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Frederic B. Hill, a former foreign correspondent of The Baltimore Sun, later conducted wargaming exercises on national security issues for the Department of State. He is co-editor of a forthcoming biography about former U.S. Sen. Charles Mathias of Maryland.

Reporting from within Russia documents the extent to which the people of Russia have no idea of the scale of the barbaric, inhumane consequences of Vladimir Putin regime’s attack on the people and communities of Ukraine.

Polls even by anti-Putin organizations show that perhaps the only successful aspect of Putin’s merciless war has been the regime’s dictatorial grip on news and information throughout the vast nation.

Putin’s army has been blocked, outfought and basically humiliated by the brave, undermanned and determined fighters of Ukraine — backed by so far solid support in weapons and diplomatic action by the U.S., Europe and most of the democratic free world.

Many questions remain about the outcome of the war as it grinds on into a cold winter — with Putin turning to carpet-bombing and ballistic missiles on Ukraine’s hospitals, schools, apartment buildings and infrastructure in a desperate attempt to break the will of the Ukrainian people and army.

Those questions range from doubts about the continuity of support from the West, especially the supply of weapons and the readiness of European nations to withstand energy cutbacks. They include questions about Putin’s occasional threats of use of nuclear weapons.

But there is one weapon that the U.S. and European nations need to deploy if they are to sustain the courageous and competent Ukrainian resistance: counter Russian propaganda.

The West must get telltale evidence of the grim reality of Putin’s inhumane actions in Ukraine to the Russian people — now fed mostly bald-faced lies such as claims of success and bravery of Russian invaders fighting “Nazis” in Ukraine in “a special military operation.”

As many as 100,000 Russian soldiers have been killed or injured in Ukraine since Putin’s invasion on Feb. 24, 2022. Thousands of young Russian men have fled the country after Putin announced a draft in desperation. Russia has been forced to buy  drones from Iran to supplement its mediocre industrial capacity.

The only real success of Putin’s war, the first major aggression in Europe since World War II, has been his ability to distort the reality of the war and hide Russia’s failures from his own people.

News reports there highlight only Russian successes — amazingly few. They are full of propaganda that twist the truth and cover up Russian setbacks. Exhibitions in Moscow show triumphant videos of Russia declaring regions of eastern Ukraine part of Russia — parts retaken weeks later by Ukraine’s army.

Russia’s economy has been hit hard by international sanctions — and its economy is not vibrant or diverse. The Russian people must understand that due in part to Putin’s economic failures after decades of rule, Russia’s economy remains the 12th largest in the world — smaller than Canada’s.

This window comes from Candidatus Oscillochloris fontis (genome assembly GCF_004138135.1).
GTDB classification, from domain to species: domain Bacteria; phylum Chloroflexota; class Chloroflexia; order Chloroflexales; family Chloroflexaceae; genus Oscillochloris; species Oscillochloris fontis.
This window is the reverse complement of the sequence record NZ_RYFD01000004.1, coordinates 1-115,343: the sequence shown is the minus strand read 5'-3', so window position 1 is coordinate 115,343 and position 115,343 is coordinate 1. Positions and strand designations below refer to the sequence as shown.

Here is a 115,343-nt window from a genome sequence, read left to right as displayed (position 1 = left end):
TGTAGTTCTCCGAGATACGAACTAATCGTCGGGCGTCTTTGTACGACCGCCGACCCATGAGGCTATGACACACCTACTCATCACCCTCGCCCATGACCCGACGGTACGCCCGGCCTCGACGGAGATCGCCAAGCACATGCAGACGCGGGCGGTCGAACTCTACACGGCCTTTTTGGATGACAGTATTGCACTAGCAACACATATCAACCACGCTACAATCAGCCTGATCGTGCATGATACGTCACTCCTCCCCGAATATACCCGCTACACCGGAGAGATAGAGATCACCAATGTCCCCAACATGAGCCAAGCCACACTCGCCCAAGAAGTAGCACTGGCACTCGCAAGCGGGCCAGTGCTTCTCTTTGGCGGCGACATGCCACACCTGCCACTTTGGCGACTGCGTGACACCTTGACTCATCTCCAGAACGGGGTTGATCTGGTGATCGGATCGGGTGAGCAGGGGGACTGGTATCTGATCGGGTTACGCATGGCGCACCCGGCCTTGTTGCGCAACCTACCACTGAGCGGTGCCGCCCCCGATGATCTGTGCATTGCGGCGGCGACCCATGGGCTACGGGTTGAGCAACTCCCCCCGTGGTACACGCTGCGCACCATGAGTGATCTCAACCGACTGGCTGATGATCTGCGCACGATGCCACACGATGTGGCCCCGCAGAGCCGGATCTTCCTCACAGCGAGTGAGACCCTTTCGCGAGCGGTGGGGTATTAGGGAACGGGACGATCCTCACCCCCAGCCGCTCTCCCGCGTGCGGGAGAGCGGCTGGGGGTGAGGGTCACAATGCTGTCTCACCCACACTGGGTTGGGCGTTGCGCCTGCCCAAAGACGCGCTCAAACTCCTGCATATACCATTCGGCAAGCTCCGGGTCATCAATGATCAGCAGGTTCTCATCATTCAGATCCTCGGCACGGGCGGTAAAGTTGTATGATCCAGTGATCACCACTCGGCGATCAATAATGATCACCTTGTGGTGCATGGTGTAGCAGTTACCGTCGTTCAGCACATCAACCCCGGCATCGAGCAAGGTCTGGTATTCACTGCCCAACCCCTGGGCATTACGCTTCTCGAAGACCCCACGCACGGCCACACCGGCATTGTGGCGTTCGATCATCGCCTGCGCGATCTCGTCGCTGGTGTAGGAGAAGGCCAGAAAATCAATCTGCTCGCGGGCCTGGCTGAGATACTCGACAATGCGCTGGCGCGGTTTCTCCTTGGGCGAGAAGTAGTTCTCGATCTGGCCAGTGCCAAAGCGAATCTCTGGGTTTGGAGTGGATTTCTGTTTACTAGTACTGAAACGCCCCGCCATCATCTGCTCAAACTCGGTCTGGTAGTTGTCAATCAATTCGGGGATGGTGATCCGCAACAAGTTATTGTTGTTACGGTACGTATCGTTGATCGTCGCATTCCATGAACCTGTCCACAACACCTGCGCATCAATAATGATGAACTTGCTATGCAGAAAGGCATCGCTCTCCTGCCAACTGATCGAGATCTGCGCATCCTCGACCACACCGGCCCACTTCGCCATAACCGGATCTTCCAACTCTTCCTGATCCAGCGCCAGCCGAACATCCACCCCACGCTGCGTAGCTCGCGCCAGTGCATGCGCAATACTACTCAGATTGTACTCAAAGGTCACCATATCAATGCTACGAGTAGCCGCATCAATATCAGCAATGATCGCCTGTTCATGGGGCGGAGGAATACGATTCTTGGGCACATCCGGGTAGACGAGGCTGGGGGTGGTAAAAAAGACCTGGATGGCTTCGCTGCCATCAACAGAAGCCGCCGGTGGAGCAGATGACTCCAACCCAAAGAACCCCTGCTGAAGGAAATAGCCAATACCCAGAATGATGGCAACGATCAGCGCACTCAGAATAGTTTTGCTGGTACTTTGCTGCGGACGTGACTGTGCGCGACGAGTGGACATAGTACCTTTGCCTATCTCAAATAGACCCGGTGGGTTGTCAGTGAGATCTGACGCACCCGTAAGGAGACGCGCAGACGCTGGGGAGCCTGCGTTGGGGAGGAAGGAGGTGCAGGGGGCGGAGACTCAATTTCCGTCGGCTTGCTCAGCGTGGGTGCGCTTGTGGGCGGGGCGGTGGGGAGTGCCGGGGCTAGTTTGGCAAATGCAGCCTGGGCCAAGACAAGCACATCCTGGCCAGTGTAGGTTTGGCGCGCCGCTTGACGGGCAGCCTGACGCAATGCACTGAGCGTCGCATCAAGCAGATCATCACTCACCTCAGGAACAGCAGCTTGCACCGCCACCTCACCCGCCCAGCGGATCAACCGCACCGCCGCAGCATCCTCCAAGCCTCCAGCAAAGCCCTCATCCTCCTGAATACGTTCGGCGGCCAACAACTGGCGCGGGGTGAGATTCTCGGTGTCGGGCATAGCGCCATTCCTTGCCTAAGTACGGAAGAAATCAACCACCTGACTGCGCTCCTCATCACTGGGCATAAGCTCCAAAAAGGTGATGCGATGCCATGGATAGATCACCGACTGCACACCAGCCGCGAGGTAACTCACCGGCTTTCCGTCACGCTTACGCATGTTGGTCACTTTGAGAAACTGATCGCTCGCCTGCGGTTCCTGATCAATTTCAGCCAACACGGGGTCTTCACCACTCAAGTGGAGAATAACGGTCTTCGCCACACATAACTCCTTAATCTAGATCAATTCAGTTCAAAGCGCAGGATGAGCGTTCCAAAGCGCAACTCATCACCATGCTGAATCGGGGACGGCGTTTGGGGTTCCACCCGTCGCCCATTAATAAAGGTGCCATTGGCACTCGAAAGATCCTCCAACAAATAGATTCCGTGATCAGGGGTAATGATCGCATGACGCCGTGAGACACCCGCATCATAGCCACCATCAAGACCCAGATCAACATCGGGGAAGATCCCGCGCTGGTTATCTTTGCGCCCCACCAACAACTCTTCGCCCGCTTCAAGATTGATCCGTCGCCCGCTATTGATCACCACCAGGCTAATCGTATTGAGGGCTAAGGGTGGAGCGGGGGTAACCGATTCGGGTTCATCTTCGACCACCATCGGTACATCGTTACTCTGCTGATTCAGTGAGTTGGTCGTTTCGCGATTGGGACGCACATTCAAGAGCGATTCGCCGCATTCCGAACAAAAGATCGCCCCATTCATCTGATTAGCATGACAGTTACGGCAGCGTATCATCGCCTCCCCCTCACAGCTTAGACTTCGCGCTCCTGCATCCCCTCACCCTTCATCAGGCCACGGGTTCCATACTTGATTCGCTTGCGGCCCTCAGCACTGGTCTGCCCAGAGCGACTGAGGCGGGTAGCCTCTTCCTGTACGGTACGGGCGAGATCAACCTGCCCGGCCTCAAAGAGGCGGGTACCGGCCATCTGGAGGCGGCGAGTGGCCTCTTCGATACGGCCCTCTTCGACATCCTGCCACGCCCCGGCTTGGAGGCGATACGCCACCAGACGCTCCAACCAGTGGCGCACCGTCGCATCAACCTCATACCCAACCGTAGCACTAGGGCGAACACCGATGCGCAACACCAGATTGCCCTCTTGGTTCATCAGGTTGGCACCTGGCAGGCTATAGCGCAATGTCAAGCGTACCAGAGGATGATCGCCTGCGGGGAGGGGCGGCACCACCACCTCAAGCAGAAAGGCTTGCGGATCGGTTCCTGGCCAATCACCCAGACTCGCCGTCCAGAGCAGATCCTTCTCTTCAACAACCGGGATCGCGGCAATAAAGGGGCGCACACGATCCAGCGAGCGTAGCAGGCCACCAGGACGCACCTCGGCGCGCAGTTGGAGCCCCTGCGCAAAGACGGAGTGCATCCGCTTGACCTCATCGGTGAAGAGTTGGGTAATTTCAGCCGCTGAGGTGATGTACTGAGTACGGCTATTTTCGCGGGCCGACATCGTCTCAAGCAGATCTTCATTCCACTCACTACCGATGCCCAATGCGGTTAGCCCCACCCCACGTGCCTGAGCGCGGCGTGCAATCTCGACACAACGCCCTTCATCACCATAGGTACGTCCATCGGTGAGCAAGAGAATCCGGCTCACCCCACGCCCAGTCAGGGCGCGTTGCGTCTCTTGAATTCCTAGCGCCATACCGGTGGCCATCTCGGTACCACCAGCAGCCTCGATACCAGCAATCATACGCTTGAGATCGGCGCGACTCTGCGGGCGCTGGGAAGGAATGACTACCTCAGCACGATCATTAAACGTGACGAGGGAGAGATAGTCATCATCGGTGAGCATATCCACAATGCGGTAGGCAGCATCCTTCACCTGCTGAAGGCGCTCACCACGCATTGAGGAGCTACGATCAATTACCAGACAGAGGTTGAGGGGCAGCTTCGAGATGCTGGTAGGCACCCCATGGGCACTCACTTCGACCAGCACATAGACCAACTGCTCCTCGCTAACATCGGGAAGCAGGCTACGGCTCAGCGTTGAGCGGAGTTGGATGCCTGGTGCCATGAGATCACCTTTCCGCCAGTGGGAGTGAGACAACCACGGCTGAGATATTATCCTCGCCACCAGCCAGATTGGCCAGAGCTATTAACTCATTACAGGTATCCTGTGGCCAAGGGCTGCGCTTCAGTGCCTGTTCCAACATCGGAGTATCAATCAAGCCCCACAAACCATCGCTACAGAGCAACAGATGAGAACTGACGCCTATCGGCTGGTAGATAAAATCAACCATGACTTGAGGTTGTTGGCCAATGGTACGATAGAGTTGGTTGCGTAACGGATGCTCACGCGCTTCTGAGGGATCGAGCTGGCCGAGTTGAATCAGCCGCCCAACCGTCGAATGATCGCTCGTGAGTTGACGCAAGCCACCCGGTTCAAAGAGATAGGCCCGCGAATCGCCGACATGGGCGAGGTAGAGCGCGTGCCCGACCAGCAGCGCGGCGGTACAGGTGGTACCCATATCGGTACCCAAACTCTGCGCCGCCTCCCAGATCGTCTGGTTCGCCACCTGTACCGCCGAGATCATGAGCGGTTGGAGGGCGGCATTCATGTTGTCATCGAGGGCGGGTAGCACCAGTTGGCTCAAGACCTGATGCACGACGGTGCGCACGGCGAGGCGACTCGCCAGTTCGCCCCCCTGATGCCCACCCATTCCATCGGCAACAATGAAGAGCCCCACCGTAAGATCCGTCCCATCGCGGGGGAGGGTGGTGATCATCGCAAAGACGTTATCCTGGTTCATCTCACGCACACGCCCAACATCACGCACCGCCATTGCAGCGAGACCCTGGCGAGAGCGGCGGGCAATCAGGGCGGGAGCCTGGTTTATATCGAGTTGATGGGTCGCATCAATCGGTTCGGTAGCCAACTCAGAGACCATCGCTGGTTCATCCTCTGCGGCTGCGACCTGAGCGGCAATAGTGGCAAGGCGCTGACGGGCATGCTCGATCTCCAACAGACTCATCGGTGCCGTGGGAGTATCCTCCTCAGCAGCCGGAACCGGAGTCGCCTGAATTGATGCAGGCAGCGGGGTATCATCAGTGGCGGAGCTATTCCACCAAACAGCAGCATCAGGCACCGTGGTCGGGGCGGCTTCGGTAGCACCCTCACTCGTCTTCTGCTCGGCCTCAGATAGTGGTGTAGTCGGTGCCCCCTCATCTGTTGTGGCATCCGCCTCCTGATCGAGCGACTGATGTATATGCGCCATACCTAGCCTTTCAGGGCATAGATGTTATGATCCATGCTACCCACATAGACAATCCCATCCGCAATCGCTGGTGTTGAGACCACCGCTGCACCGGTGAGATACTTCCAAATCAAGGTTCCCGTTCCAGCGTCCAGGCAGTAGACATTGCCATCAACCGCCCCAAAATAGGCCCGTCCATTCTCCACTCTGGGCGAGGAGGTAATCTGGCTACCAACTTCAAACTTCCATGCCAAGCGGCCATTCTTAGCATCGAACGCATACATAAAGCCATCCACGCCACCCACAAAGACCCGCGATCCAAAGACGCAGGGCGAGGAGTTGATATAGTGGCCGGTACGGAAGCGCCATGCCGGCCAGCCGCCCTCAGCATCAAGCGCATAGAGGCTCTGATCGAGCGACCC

But beyond the truth about Russia’s poor standard of living, more telling information needs to confront the people of Russia: accurate portrayal of the barbaric conduct and meager results of Putin’s war.

Send the following into the cities and towns of Russia:

Photos of the bombings of Ukrainian hospitals, schools and residences by Russian missiles; photos of dead children and elderly Ukrainians.

Photos and news accounts of the now documented murders and other war crimes committed by Russian soldiers in places such as Bucha.

Photos of dead Russian soldiers whose bodies were  left behind by Russian military officers after withdrawals from regions they captured earlier — Kherson, Kharkiv, etc; also photos of shattered Russian tanks.

Accounts of growing criticism of Putin’s war from countries that tried to be neutral. Even leaders of China and India have criticized Putin’s threats of nuclear weapons.

How such material gets to the citizens of Russia cannot be a major obstacle in the technologically fluid 21st century. Despite the brutal repression of free speech in Russia, there are opposition groups in the country to which photos and news accounts of the reality of Ukraine can be sent — for them to disseminate. Ukraine is now using drones to invite Russian soldiers to surrender, and those efforts could be expanded significantly. Some unknown groups are posting coded invitations to listen to Radio Free Europe on telephone posts in Russian cities.

If the West wants to see an end to this war — to find a resolution that returns all Russian occupied territory to Ukraine, and leaves Putin some kind of off-ramp to change course — the truth about the war has to be delivered to the people of Russia.

History tells. Mikhail Gorbachev withdrew Soviet military forces from Afghanistan in 1988 for many reasons. But perhaps the most powerful was the growing anger and protests of Russian mothers to the spiraling numbers of sons and daughters coming back from the war — dead.